As she has done almost every morning for the past year, Nicole Clavo woke up on Sunday thinking about her son.
Some days, she has cried alone in her car as she drove to work. Some days, she has shut the door to her office and quietly grieved. This Sunday, she picked up a bouquet of flowers and headed to J.J.’s grave.
It had been 366 days in this leap year of 2016 since Jaulon “J.J.” Clavo, a Grant High School senior and football player, was gunned down at a stoplight about two miles from campus as he and four teammates returned from a pregame meal. At her boy’s gravesite in the early morning sunlight, his mother talked to him and played gospel music. Later, she headed to Grant for a service in honor of a young man whose death galvanized a Del Paso Heights community of mothers, young people, teachers and others.
At the service in the same gym where J.J. and others watched basketball games and attended pep rallies, Clavo helped lead a ceremony that was part celebration, part somber memorial, part call to action.
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By all accounts, J.J. was not his killer’s target and did not engage in activities – not gang life, gun play or drug abuse – that put him at risk of violence. He was, police have said, a truly innocent victim. His alleged killer, whom police have linked to gang activity, was 16, a year younger than J.J., at the time of the killing. Keymontae Lindsey has been charged as an adult in Sacramento Superior Court.
In the frantic minutes after J.J. was shot, his buddies drove him to Grant High, where the life bled from his body as a staff member with some emergency response experience desperately tried to keep him alive. On Sunday, Nicole Clavo and more than 200 others filed past that spot and into the gymnasium, which was decorated with metallic balloons in the Pacer colors of blue and gold and photographs of a young man who doted on his family, held his friends close and dreamed of playing college football.
This is my son’s first heavenly birthday. It is his first year as an angel.
Nicole Clavo, mother of a high school senior gunned down a year ago
“One thing about the people in this neighborhood,” said Clavo, her eyes reflecting strain before the ceremony began, “they truly live the concept of family, and they brought me into their family. Their support is unwavering, and I will be forever grateful for that.”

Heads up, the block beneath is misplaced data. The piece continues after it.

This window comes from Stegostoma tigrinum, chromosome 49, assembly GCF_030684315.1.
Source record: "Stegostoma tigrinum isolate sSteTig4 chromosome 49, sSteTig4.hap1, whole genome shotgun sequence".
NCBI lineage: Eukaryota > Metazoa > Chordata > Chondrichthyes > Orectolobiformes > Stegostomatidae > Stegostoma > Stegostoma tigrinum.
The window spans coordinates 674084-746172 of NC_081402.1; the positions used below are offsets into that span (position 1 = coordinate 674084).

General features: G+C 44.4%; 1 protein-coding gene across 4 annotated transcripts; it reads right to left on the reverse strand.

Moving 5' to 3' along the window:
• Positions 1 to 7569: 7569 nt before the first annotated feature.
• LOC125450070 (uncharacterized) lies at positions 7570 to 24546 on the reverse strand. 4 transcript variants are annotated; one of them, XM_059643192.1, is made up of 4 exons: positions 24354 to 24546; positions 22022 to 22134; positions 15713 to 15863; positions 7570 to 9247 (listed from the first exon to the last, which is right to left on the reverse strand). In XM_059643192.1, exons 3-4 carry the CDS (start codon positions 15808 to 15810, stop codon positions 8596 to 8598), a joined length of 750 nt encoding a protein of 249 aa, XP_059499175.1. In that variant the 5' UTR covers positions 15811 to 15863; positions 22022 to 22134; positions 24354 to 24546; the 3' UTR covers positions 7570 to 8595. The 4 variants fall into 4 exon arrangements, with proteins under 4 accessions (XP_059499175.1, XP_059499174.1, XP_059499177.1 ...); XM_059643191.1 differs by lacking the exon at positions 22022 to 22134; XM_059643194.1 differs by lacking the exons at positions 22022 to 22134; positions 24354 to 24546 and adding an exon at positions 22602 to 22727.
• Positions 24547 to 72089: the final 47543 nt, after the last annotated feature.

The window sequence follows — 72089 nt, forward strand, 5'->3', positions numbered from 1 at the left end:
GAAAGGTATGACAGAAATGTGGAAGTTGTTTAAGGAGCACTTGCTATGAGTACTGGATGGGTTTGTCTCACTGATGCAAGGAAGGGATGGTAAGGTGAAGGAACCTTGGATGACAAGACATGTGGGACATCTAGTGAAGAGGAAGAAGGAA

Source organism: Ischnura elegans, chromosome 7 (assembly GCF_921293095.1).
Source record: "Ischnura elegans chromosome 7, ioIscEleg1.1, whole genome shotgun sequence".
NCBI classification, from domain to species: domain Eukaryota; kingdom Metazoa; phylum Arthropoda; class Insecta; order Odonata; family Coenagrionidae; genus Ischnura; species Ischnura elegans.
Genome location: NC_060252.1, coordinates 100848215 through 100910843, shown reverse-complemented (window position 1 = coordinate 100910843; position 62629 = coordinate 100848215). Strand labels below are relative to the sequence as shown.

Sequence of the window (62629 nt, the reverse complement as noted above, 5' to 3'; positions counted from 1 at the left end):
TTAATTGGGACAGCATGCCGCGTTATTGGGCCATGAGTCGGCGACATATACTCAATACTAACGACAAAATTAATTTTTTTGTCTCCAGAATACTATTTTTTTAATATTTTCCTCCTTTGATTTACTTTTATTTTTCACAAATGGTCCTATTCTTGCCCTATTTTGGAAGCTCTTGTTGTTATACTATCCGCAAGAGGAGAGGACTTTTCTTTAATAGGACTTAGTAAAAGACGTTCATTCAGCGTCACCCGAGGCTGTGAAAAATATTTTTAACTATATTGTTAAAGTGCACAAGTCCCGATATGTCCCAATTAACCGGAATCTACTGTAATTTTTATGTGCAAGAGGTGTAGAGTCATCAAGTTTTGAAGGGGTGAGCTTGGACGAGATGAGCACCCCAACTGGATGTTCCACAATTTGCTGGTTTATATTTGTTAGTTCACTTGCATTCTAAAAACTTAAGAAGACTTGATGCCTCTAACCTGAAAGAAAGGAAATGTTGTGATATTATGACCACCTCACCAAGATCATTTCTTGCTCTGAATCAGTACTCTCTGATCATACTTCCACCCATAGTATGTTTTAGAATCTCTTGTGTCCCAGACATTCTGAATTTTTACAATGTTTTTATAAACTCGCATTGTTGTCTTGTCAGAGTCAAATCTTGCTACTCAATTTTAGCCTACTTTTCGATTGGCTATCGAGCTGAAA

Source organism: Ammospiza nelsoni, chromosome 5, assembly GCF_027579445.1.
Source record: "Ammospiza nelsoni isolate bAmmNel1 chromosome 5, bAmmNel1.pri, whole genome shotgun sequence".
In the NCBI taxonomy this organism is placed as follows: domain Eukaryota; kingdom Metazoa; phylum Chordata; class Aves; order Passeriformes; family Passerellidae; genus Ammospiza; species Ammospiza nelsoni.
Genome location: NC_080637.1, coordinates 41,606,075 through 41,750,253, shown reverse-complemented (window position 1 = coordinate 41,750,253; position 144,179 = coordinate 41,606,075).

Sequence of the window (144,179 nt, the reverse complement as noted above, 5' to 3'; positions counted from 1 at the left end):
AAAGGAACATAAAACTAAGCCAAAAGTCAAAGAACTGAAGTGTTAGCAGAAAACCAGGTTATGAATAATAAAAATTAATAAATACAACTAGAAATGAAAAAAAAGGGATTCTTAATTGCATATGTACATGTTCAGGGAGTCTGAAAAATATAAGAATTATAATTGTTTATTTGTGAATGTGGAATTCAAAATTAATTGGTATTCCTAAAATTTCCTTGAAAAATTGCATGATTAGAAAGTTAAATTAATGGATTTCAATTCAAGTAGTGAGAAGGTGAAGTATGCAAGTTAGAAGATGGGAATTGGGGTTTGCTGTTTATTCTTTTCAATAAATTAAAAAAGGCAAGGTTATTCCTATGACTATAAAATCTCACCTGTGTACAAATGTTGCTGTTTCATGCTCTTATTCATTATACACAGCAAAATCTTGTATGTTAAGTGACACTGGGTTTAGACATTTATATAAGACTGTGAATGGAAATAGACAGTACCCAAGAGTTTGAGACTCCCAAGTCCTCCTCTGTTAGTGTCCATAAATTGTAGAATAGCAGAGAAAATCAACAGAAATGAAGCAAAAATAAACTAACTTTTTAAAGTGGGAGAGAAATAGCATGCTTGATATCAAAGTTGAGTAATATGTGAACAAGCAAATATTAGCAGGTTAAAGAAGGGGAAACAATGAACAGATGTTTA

Clavo dispensed hugs and gamely agreed to media interviews as women in church clothes, men in suits, gangly youths and little girls clutching dolls filled up the bleachers.
“This,” she said, “is my son’s first heavenly birthday. It is his first year as an angel.”
The heavenly birthday party began with a slide show that documented J.J.’s life, from a tiny newborn to a muscular football player. Frozen in time, J.J. posed for pictures at dances, graduations, goofy get-togethers with friends, holidays with family.
“As parents, one of our biggest fears is that one day we will have to bury our own child,” said speaker Paris Dye, a friend of the Clavo family, after the slide show. She implored youngsters in the audience to do whatever they could to “keep J.J.’s name alive” and use it to help make the world a kinder, more understanding place.
For J.J.’s closest friends and teammates, several of whom sat with Clavo in the front row of Sunday’s ceremony, “the world stopped” on the day he was shot to death, Dye said. But through unimaginable pain, life must go on, she said.
Darris Hinson, Grant’s principal and a 1988 graduate of the school, said J.J.’s death already has been a catalyst for change.
“I don’t believe in death,” Hinson said. “I believe in transcendence.”
Since the tragedy a year ago, Hinson said, community groups have formed to work toward solutions to violence in Del Paso Heights and beyond. Dozens of people, many of them mothers whose children have been killed, are going to schools, attending community meetings and knocking on doors, trying to pinpoint the causes of violence and work toward programs and initiatives designed to reduce the death toll.
Beyond formal meetings and initiatives, Hinson and others urged people in the audience to do the simple things: Watch their children closely, act as role models and reject petty differences.
“If J.J. meant anything to you, it has to be more than just coming to a memorial,” said community activist Mervin Brookins. “Don’t let J.J. down.”